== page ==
They could be, but then the problems of sharing the road space with other traffic get exponentially worse, so what's the gain over putting in an actual Luas track?
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11-10-2018, 11:53   #4270
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I regret mentioning trolleybuses now.
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11-10-2018, 12:12   #4271
cgcsb
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I regret mentioning trolleybuses now.
Trolley Buses for all!!!!
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11-10-2018, 13:05   #4272
Sam Russell
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They could be, but then the problems of sharing the road space with other traffic get exponentially worse, so what's the gain over putting in an actual Luas track?
Tarmac is cheaper than rail, plus is much more flexible. Plus if they had battery power available, they could be just required to be o/h power for some of their route, say the core element.

However, we are stuck with buses.
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11-10-2018, 14:14   #4273
MJohnston
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I think one thing highlighted by Ross' observations is, with regard to somewhere like Glencullen, they should have had a better plan for how to replace small local routes like that, because it is not a great look that certain villages just had their low-frequency routes removed completely. I can see the responsibility for that kind of thing shifting away from Dublin Bus, but it still should have been part of the plan, as it's an easy stick to beat it with.
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11-10-2018, 20:37   #4274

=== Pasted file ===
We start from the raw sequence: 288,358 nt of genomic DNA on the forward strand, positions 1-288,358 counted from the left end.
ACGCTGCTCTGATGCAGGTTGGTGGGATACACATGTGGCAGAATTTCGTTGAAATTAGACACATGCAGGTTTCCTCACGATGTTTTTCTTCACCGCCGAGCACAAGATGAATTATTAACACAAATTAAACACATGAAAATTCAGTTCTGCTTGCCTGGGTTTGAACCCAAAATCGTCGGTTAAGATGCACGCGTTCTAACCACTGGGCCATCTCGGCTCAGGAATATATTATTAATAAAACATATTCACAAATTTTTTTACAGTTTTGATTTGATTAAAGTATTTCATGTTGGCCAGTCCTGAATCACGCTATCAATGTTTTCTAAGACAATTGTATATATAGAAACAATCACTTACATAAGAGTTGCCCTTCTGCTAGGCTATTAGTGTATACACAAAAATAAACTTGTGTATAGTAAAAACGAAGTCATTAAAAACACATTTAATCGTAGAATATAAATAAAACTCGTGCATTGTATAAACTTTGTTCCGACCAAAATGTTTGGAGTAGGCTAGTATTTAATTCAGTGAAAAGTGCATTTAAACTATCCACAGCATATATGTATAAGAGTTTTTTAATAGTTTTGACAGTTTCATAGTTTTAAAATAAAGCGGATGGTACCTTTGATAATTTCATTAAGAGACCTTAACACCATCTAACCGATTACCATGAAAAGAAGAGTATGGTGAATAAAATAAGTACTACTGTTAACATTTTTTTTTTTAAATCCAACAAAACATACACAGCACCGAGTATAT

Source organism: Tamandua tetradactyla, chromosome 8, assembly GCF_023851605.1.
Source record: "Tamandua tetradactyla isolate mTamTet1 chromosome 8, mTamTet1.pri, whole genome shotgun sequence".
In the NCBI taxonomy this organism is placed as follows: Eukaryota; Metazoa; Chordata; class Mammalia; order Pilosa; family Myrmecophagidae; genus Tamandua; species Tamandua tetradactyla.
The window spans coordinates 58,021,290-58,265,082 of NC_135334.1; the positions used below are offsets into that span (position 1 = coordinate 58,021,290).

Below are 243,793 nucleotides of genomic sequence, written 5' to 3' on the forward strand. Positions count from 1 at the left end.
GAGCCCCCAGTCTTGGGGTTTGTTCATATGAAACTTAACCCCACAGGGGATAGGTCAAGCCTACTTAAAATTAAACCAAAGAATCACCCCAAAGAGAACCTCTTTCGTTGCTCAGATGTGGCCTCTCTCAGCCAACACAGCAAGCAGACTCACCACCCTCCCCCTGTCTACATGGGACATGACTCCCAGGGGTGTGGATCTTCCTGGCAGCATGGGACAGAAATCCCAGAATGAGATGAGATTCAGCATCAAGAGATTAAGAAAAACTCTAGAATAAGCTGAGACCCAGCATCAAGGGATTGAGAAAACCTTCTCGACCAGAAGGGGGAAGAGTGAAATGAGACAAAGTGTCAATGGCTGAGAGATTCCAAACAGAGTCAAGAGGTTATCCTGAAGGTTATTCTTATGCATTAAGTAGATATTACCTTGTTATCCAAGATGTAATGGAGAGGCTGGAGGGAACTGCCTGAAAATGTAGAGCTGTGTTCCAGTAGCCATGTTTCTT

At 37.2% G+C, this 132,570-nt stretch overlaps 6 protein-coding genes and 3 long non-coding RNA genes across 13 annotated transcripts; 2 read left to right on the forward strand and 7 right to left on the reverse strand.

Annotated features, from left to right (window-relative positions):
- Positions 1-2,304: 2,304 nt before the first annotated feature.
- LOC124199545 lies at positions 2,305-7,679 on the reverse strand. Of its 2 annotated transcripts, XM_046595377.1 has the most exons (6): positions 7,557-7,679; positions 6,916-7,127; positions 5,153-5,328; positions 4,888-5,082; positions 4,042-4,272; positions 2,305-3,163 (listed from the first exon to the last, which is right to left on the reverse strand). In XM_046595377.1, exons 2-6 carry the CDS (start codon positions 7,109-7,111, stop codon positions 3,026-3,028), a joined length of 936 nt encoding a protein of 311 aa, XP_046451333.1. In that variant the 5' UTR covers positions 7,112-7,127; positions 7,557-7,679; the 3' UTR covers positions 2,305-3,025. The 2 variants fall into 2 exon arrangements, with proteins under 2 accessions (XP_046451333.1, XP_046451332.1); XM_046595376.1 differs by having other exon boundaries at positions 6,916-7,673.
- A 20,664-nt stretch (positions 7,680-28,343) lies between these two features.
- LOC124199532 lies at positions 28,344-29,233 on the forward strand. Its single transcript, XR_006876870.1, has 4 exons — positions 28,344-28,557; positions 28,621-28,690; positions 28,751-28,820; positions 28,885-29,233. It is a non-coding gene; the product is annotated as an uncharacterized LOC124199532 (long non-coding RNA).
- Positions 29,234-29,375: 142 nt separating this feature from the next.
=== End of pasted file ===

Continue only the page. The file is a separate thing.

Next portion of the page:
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The Dublin trams of 100 years ago bear no relationship to the Luas trams. Why would modern trolleybuses bear any resemblance to trolleybuses of 50 years ago?

They could be rubber wheeled Luas trams with overhead electric supply.
He's describing modern trolleybuses... Wellington has them, emissions aside they've no real benefit over standard, the infrastructure is ugly and potentially dangerous, costly and limited in flexibility. They jump the wires quite frequently also.
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11-10-2018, 21:37   #4275
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He's describing modern trolleybuses... Wellington has them, emissions aside they've no real benefit over standard, the infrastructure is ugly and potentially dangerous, costly and limited in flexibility. They jump the wires quite frequently also.
They seem to be quite popular in ex Commie Block countries aswell. Also a number of cities in Italy have them aswell. The wires look ok in city like Bologna for example where buildings are of a consistent height meaning they are usually tied to building and not to pylons. Belfast aswell as a number of cities in the UK used to have them up until the 60s as they got rid of the rails from the tram system but kept up the overhead centenary.